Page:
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Ready for summer camp? What to ask, how to prepare for COVID-19 precautions

Jaden Phillips, 13, left, and Jaden Hernandez, 8,  canoe at the YMCA's Camp Moody in Buda in 2018. The camp is open for summer this year.

Summer camps are less than a month away from opening, and this year, more and more camps will be happening in person compared to 2020, when many went virtual or offered limited in-person options. 

It's not quite a return to normal. Dr. Lisa Gaw, a pediatrician with Texas Children’s Urgent Care, helped us think through the possibility of returning to camp this year. 

A lot of popular camps already are filled for the summer, but many with organizations like the YMCA of Austin and city parks and recreation departments still have spaces.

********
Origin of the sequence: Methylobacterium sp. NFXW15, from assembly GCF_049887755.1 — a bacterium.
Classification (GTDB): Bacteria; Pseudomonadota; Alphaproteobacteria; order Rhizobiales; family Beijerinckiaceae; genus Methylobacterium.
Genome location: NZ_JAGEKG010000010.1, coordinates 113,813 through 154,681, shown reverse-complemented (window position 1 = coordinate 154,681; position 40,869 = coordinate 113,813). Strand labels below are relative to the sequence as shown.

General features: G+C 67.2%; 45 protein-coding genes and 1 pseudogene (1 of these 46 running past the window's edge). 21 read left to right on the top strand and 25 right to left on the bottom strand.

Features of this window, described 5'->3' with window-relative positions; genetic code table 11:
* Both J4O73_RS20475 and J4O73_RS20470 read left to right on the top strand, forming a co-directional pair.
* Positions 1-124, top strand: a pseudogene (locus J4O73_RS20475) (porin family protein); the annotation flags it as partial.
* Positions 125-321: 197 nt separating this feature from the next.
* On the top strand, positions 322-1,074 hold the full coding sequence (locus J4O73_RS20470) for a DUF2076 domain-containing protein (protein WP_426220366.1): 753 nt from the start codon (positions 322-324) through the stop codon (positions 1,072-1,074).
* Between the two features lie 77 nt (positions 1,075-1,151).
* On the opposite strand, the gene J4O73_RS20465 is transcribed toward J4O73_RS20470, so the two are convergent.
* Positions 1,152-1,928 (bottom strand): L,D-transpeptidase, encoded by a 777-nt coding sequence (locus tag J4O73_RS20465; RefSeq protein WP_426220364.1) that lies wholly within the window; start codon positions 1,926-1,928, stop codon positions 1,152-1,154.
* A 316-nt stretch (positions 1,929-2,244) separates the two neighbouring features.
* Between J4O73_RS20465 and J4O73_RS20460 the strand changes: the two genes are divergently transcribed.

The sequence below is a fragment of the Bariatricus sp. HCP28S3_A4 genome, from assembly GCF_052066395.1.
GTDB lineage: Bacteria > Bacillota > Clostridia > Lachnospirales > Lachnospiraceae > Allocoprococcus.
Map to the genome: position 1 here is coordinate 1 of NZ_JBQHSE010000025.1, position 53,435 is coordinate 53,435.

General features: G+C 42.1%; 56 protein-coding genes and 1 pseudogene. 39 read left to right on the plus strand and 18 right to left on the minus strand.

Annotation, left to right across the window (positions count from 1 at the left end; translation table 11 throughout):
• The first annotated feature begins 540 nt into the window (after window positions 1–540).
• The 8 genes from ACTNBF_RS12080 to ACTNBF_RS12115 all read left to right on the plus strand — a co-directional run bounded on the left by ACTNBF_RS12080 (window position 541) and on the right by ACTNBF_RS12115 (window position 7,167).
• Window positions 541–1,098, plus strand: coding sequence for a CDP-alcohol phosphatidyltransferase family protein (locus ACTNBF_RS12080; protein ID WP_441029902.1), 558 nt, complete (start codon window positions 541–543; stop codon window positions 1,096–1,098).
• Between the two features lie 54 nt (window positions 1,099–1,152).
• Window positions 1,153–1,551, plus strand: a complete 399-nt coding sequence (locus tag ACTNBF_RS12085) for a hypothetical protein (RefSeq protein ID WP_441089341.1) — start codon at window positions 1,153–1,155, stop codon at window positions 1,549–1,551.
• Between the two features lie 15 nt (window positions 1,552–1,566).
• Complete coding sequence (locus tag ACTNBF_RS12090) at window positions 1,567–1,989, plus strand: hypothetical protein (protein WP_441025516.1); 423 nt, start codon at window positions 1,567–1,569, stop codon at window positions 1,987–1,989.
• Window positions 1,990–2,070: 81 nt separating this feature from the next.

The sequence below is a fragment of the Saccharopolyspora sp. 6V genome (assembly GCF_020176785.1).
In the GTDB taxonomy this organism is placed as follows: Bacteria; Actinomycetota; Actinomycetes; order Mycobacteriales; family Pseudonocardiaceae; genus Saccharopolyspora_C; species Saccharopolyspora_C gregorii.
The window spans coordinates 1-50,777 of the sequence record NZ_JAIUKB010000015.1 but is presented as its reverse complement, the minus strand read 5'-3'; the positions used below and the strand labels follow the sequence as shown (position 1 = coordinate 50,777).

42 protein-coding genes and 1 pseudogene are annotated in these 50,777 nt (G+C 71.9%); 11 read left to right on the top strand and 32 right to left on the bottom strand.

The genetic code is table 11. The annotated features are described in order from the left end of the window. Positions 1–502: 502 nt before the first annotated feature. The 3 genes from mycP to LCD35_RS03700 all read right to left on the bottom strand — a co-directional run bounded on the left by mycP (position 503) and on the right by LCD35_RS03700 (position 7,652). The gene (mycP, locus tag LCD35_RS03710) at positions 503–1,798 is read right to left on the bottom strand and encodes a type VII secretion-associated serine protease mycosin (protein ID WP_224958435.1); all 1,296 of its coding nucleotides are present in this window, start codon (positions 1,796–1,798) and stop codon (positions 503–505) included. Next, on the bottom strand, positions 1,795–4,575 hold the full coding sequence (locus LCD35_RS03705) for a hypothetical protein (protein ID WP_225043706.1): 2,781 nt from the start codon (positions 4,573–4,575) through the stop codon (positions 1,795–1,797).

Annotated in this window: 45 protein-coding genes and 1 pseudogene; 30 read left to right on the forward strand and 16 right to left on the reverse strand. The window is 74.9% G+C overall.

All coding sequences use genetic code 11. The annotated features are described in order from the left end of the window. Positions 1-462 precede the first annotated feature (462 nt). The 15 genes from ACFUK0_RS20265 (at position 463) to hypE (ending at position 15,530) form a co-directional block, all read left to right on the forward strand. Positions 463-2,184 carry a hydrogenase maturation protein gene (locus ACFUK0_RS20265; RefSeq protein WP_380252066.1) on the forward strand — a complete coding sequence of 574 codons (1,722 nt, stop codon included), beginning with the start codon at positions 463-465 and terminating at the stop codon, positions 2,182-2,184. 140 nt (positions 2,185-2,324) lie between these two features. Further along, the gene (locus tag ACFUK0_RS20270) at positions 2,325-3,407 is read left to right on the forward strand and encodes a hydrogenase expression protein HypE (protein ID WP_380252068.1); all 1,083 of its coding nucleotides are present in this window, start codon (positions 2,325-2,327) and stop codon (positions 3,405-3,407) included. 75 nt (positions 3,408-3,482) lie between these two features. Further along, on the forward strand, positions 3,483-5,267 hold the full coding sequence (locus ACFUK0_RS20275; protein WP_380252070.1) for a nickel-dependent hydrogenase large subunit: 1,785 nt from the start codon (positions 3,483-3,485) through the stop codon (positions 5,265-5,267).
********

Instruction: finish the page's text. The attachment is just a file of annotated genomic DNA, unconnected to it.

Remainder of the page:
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What COVID-19 precautions should camps take?

The first place to start is with the Centers for Disease Control and Prevention, which has issued guidelines for camps to follow to mitigate the spread of COVID-19.

Each camp should have an emergency operations plan that includes their strategies for daily camp life and for an outbreak.

The CDC recommendations: 

• Vaccination for all eligible people (counselors and anyone 16 and older), who should be two weeks post second-vaccine before camp starts.

• For overnight camps, testing is recommended one to three days before the camp begins. Unvaccinated campers and staff are asked to undergo a two-week quarantine that includes wearing masks and physical distancing when not at home, and avoiding unnecessary travel and indoor social gatherings. Testing of all campers and staff is recommended three to five days after camp starts, and campers and staff should be tested three to five days after they return home.

• Daily health screenings such as temperature checks and asking about symptoms.

• Wearing masks for anyone age 2 and older except when eating, drinking or swimming.